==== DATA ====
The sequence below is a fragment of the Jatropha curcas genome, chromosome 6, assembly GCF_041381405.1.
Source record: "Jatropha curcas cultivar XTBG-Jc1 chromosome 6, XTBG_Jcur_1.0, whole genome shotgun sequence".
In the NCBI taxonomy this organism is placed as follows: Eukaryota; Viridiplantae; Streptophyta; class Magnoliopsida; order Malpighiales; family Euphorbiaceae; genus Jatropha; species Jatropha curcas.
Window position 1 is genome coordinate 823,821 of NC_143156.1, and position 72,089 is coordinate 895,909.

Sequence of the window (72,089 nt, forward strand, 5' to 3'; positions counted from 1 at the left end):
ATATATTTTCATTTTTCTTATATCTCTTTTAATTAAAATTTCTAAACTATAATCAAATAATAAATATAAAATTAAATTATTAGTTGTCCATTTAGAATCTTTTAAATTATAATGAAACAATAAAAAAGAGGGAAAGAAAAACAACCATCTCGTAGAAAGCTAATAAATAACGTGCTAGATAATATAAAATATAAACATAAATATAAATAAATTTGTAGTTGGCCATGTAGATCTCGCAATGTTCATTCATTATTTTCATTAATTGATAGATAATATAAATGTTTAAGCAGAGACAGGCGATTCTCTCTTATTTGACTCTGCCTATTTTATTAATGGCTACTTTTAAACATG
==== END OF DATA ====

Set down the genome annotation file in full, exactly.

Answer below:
The sequence below is a fragment of the Jatropha curcas genome, chromosome 6, assembly GCF_041381405.1.
Source record: "Jatropha curcas cultivar XTBG-Jc1 chromosome 6, XTBG_Jcur_1.0, whole genome shotgun sequence".
In the NCBI taxonomy this organism is placed as follows: Eukaryota; Viridiplantae; Streptophyta; class Magnoliopsida; order Malpighiales; family Euphorbiaceae; genus Jatropha; species Jatropha curcas.
Window position 1 is genome coordinate 823,821 of NC_143156.1, and position 72,089 is coordinate 895,909.

Sequence of the window (72,089 nt, forward strand, 5' to 3'; positions counted from 1 at the left end):
ATATATTTTCATTTTTCTTATATCTCTTTTAATTAAAATTTCTAAACTATAATCAAATAATAAATATAAAATTAAATTATTAGTTGTCCATTTAGAATCTTTTAAATTATAATGAAACAATAAAAAAGAGGGAAAGAAAAACAACCATCTCGTAGAAAGCTAATAAATAACGTGCTAGATAATATAAAATATAAACATAAATATAAATAAATTTGTAGTTGGCCATGTAGATCTCGCAATGTTCATTCATTATTTTCATTAATTGATAGATAATATAAATGTTTAAGCAGAGACAGGCGATTCTCTCTTATTTGACTCTGCCTATTTTATTAATGGCTACTTTTAAACATG